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Abstract — We consider the problem of estimating cascaded aggregates over a matrix presented as a sequence of updates in a data stream. A cascaded aggregate P ◦ Q is defined by evaluating aggregate Q repeatedly over each row of the matrix, and then evaluating aggregate P over the resulting vector of values. This problem was introduced by Cormode and Muthukrishnan, PODS, 2005 [CM]. We analyze the space complexity of estimating cascaded norms on an n × d matrix to within a small relative error. Let Lp denote the pth norm, where p is a nonnegative integer. We abbreviate the cascaded norm L k ◦ Lp by L k,p. (1) For any constant k ≥ p ≥ 2, we obtain a 1pass Õ(n1−2/k d 1−2/p)space algorithm for estimating Lk,p. This is optimal up to polylogarithmic factors and resolves an open question of [CM] regarding the space complexity of L4,2. We also obtain 1pass spaceoptimal algorithms for estimating L∞,k and Lk,∞. (2) We prove a space lower bound of Ω(n1−1/k) on estimating Lk,0 and Lk,1, resolving an open question due to Indyk, IITK Data Streams Workshop (Problem 8), 2006. We also resolve two more questions of [CM] concerning Lk,2 estimation and block heavy hitter problems. Ganguly, Bansal and Dube (FAW, 2008) claimed an Õ(1)space algorithm for estimating Lk,p for any k, p ∈ [0,2]. Our lower bounds show this claim is incorrect. 1.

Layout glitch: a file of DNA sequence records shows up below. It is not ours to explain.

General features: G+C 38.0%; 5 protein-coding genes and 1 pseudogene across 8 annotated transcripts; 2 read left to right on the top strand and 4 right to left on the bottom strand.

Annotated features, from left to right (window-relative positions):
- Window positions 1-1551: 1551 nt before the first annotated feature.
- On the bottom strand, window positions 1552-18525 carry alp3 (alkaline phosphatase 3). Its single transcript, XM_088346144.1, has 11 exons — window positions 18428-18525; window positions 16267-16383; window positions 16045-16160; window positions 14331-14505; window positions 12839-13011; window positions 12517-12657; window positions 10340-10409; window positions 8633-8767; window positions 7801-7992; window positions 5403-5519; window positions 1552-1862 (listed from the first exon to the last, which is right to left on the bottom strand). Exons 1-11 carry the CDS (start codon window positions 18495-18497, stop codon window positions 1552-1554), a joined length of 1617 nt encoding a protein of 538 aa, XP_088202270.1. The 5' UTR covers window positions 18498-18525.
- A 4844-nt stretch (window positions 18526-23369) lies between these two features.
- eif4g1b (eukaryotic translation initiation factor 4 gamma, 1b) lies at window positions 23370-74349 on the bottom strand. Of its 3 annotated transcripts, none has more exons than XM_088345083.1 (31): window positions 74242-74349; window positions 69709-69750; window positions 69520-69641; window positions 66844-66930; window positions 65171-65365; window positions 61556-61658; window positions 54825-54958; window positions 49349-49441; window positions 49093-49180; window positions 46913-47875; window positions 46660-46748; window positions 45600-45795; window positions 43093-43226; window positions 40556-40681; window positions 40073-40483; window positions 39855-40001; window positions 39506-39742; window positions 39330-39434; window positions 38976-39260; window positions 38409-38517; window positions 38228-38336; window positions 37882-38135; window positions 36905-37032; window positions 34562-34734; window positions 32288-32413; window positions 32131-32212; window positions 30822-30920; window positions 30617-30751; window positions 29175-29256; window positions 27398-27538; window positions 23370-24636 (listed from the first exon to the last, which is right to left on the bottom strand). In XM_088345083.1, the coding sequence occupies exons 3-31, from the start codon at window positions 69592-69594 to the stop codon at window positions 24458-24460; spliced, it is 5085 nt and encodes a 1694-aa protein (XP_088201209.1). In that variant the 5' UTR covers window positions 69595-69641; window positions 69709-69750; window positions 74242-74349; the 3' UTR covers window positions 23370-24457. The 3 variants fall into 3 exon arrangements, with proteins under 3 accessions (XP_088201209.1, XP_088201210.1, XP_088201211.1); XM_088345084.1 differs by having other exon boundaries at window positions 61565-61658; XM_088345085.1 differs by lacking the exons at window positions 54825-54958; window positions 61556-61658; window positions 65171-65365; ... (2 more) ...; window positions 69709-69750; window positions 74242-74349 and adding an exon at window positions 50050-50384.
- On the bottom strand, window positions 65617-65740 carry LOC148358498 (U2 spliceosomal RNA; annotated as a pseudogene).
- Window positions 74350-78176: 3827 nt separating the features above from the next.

The smoothed complexity of edit distance
 IN PROC. OF ICALP
, 2008
"... We initiate the study of the smoothed complexity of sequence alignment, by proposing a semirandom model of edit distance between two input strings, generated as follows. First, an adversary chooses two binary strings of length d and a longest common subsequence A of them. Then, every character is ..."